Are you suffering from neck pain from prolonged laptop use?
While laptops have made it very convenient and portable for us to work from anywhere, prolonged usage will result in avoidable ergonomic risks over time.
The non-adjustable nature of the laptop setup means that there will be people who are using it in awkward postures and posittions. These awkward postures will often result in strains and even injuries to our upper limbs and neck.
Therefore, it is important that we do not overlook this easily managed aspect and make the necessary adjustments to ensure that we do not suffer any long term strain or injury.
Convenience and long-term working health can go hand in hand and no one needs to trade off one for the other.
Recap: The Ideal Posture for Desktop Users
So let's recall this part from our earlier blog post on how a good desk posture should look like for a typical desktop screen user.
Laptop Users Vs Desktop Users
The picture below shows us the way that laptop users typically set up their work area. With reference to the ideal posture described above, let us make some comparisons and find out the differences.
Laptop users will generally look downwards at their screens due to the laptop design.
If you recall from above, the optimal height of the screen should be at or just below eye level. This striking difference between desktop and laptop setups causes the typical laptop user to not only look down, and also causes the neck to flex downards to match the line of sight. We will flag this downward neck flexion as our first ergonomic risk for laptop users.
Next, the typical viewing distance from the laptop screen is also much closer as compared to the ideal ergonomic setup. The shortening of the distance occurs as the laptop user tries to bring the keyboard and mouse within comfortable reach, thus comprimising the viewing distance.
While the screen angle can be adjusted to have a better frontal view, it does not make up for the height and distance differences which are the root cause of the problem. The level of ergonomic risks increases for this manner of laptop usage.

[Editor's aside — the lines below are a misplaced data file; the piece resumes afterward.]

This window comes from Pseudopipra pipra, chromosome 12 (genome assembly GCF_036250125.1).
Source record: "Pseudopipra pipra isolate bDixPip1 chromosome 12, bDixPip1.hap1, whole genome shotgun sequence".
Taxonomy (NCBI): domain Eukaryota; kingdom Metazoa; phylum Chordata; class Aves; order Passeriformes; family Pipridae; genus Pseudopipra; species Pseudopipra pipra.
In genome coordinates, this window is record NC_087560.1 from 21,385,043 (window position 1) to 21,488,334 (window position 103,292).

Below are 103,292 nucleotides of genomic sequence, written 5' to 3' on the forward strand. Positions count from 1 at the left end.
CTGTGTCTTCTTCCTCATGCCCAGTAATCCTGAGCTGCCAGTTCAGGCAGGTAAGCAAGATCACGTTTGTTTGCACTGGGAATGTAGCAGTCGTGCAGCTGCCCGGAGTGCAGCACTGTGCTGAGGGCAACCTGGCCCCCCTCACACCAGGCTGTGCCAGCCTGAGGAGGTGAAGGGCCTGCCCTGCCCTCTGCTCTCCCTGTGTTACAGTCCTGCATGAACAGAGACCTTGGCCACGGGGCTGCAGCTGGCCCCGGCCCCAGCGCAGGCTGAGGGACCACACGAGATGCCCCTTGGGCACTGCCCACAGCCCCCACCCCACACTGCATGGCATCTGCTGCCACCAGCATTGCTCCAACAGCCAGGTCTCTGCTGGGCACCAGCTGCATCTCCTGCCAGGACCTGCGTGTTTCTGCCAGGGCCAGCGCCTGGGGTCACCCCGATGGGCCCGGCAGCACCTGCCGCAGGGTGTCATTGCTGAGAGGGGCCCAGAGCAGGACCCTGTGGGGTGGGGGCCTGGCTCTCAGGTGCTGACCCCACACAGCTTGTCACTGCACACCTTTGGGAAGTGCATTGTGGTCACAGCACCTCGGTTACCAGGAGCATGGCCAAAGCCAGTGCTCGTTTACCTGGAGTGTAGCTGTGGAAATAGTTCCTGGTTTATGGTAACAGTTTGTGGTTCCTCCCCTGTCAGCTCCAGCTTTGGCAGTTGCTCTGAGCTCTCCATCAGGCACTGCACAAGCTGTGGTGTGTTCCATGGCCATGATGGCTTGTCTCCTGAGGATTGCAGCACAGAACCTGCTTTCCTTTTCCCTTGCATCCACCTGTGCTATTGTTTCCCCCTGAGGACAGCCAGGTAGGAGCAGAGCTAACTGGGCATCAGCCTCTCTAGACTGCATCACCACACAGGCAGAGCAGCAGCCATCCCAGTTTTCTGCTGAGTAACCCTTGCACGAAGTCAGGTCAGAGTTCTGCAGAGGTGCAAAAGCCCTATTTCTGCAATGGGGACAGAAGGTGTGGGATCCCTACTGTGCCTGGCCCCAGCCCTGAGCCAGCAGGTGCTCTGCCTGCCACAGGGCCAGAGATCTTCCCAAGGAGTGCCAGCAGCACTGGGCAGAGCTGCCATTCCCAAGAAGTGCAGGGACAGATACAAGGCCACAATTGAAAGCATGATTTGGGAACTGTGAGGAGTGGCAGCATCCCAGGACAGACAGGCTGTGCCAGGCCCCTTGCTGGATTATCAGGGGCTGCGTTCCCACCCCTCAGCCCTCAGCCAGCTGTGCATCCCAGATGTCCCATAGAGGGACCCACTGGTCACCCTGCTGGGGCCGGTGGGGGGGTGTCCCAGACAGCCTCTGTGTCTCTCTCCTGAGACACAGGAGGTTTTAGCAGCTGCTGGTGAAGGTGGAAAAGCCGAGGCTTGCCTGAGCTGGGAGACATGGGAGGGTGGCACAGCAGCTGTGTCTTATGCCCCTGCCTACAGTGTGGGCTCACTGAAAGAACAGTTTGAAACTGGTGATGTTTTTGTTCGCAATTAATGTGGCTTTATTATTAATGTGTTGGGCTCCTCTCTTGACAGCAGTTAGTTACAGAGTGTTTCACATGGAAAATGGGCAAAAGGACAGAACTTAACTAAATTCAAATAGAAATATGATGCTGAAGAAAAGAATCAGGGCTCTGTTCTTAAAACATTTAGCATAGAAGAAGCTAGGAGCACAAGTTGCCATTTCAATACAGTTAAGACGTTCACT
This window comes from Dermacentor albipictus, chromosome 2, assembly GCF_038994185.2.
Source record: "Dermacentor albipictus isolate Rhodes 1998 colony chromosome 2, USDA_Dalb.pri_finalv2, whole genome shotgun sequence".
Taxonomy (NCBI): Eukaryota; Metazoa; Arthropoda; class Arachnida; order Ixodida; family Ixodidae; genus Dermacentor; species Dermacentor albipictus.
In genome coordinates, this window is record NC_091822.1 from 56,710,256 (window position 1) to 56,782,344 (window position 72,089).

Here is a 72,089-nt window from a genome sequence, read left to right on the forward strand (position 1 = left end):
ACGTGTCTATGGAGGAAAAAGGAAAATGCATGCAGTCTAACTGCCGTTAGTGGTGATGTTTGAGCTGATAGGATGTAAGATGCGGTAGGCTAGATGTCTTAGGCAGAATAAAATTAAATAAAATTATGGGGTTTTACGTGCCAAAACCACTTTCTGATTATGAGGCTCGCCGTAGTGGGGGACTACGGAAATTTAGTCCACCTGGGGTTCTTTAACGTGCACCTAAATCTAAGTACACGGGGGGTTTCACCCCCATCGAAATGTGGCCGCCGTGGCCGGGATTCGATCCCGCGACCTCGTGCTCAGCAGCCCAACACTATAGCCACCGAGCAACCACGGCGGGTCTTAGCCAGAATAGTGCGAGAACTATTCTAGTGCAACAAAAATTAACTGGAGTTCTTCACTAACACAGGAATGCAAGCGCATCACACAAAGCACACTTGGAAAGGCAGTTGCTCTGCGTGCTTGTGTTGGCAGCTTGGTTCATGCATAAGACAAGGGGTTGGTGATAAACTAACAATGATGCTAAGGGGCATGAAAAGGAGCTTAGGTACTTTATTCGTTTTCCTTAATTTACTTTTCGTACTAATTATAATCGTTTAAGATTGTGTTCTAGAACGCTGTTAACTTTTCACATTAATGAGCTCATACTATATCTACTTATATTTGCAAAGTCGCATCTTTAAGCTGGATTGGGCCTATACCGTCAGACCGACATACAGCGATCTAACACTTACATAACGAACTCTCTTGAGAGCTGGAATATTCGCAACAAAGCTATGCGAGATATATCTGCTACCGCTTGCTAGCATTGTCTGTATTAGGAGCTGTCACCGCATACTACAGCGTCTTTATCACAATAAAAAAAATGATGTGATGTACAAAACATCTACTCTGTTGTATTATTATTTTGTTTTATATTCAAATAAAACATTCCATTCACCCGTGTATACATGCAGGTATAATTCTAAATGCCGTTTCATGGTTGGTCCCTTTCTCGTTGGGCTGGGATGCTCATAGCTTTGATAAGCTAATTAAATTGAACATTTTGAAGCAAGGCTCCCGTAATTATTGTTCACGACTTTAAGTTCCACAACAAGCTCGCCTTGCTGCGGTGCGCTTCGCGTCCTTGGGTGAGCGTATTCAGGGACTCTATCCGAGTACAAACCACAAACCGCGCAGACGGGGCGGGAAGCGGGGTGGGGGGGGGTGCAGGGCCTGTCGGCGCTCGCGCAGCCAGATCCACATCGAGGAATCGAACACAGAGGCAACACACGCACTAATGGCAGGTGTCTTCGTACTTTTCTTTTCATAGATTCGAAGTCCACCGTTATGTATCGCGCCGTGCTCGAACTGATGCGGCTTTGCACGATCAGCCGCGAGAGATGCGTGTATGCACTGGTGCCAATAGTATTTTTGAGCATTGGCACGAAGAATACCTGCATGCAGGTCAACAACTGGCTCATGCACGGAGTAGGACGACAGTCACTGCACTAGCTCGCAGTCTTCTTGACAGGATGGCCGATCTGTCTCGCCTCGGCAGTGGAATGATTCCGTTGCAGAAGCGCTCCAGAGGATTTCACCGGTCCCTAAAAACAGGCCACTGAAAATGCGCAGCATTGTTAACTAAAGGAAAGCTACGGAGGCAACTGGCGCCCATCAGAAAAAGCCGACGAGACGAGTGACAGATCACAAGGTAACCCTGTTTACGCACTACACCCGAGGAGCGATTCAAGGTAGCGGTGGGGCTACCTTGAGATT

The Keyboard & Mouse
With reference to the same picture above, the keyboard and mouse are considered to be too high as compared to the ideal position. It is thus not uncommon to see laptop users leaning forward to compensate for the height of the hands.
Working in a leaning forward position itself flags off another serious ergonomic risk. While leaning forward may take some load off your awkward elevated shoulder stance, this will transfer the strain to the lower back and cause even more discomfort.
With the keyboard positioned just above the touchpad mouse in laptops, users will tend to have a slightly longer reach to the keyboard and this will add on to the strain mentioned above.
The Correct Way to Use Your Laptop
We have flagged out the ergonomic risks in the earlier section,so now let us go into how to fix this issues.
In short, there is really only one objective for fixing the screen, and that is to bring it to eye level. This can be done in various ways:
- Use an external monitor
- Use a laptop stand
- Create your own stand
If you are working in your office or home, it may make sense to invest or request for a desktop monitor as this will also give you a comfortable view. If you are working outside, it may be a better idea to improvize by stacking some books or files to bring up the height. If you have a portable laptop stand, that would work too.
With the latter two options, there will be a need to use an external keyboard and mouse as the height will be far higher than the optimal height and will cause strain if uncorrected.
The Keyboard & Mouse
For frequent and long-term laptop users, we will recommend that you invest in a set of good keyboard mouse to complete the whole optimal ergonomic setup.
Wireless keyboards and mice make good companions for both working in the office and on the road. They provide much flexibility and versatility when it comes to adjusting for an ideal ergonomic position.
The last step to fix after the addition of the keyboard and mouse will be the hand working height. This can easily be done if you are using a height-adjustable chair. If you are working outside and or do not use one that can be adjusted, you may opt for cushions which will temporarily raise the the height.
Carrying Your Laptop
It is often overlooked but we should take note of how we carry our laptops around. If you are using a lightweight laptop, the strain may not feel significant. But if you were to lug a 2kg laptop with accessories around, using a backpack will make sense as the shoulder pads will help to distribute the weight evenly.
However, most people will not opt for a backpack for work (me included) and may choose something more stylish. There is no need to compromise on either form and function, and one can simply opt for a shoulder bag with thick padding. It will be a good practice to swap between shoulders to share the load between the shoulders if you were to carry around for long.